Mental health stigma is the discrimination against mental health issues and those who suffer from it. According to the Canadian Mental Health Association, “mental illness indirectly affects all Canadians at some time through a family member, friend or colleague.” Mental health stigma needs to be abolished, and by working together individuals can cooperate to end mental health stigma. The Trent Central Student Association (TCSA) is taking a step towards decreasing, and hopefully one day ending, mental health stigma at Trent.

The Friendship Program is a non-profit organization that works with schools across Canada towards ending mental health stigma. The Friendship Bench is meant to encourage conversation amongst students about mental health and facilitate peer-to-peer networks. The program began in April 2015 when a student at Carleton University, Lucas Fiorella, took his own life in October 2014 after numerous years of suffering from depression. The program was made to honour Fiorella’s memory, and in hopes to decrease such tragedies from reoccurring.
img_9279 Trent University is the eleventh school to join the Friendship Bench program. On Monday November 7
th, the TCSA held a launch party in the Champlain College Great Hall to celebrate a step towards eliminating mental health stigma at Trent. The bright yellow bench was installed the next day on the upper part of Bata podium by Faryon Bridge. The successful event was to celebrate the launch of the campaign and the installment of the bench at Symons campus. There was free food, giveaways, as well as a photo booth that created an enjoyable and positive atmosphere for students and faculty members who were present. 14963380_1213660315346764_2886634366653108512_n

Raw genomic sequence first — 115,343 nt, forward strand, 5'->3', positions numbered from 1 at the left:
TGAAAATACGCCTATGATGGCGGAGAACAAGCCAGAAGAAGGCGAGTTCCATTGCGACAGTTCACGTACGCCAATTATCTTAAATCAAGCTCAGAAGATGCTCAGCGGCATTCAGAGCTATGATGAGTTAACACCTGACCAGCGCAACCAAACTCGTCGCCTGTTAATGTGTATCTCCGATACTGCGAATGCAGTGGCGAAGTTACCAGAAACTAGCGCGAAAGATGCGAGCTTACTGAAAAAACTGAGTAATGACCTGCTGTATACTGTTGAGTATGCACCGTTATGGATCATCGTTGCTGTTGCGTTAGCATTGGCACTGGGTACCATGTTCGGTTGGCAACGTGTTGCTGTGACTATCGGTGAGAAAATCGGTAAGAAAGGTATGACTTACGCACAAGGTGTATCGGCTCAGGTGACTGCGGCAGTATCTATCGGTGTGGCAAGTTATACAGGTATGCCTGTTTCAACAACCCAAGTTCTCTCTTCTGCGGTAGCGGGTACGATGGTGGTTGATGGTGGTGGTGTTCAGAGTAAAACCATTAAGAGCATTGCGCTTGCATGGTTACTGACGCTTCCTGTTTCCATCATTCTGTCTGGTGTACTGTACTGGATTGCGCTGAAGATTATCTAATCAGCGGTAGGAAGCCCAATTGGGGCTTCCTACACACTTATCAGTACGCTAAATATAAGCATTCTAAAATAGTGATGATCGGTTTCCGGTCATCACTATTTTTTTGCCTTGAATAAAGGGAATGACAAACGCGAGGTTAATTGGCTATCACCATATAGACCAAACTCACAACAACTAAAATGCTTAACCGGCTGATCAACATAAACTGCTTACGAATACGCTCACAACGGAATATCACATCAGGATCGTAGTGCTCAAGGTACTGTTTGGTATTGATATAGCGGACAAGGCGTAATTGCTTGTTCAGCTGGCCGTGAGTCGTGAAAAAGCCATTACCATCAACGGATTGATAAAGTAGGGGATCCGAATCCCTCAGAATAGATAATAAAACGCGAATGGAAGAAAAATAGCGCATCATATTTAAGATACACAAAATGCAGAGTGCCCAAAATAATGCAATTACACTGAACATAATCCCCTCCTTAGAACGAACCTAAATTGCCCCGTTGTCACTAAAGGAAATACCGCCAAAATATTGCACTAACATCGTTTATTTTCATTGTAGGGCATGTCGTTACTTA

The campaign that accompanies the bench is “Yellow is for Hello”, meant to represent the beginning of a conversation that may help another person directly or indirectly affected by mental health issues. At the event Alaine Spiwak, TCSA president, made a heart-warming speech to guests about the bench and what it stands for. She explained how the bench is a visual reminder for students to talk about mental health and also hopes that the bench will show students that it is okay to talk about these issues, and more importantly to be comfortable enough to access resources available. “It’s a reminder to really reach out to one another on campus, and not only tell our friends where and how to access mental health services, but that it’s also okay to access those services as well”. The TCSA has more in store towards de-stigmatizing mental health, such as the mental health first aid training taking place at the end of the month, and there have been discussions about incorporating the yellow bench in future mental health campaigns.

The installment of the yellow bench on campus is an excellent method to encourage conversation among students, even if it is simply by intriguing students as to why there is a bright yellow bench on campus. “Yellow is for Hello” represents the beginning of a conversation, usually starting with a hello, and a conversation may be the first step to helping someone. So let us all as members of the Trent community to be supportive of each other and end mental health stigma, as Jerry Seinfeld said in The Bee Movie, “we get behind a fellow, black and yellow… hello!”

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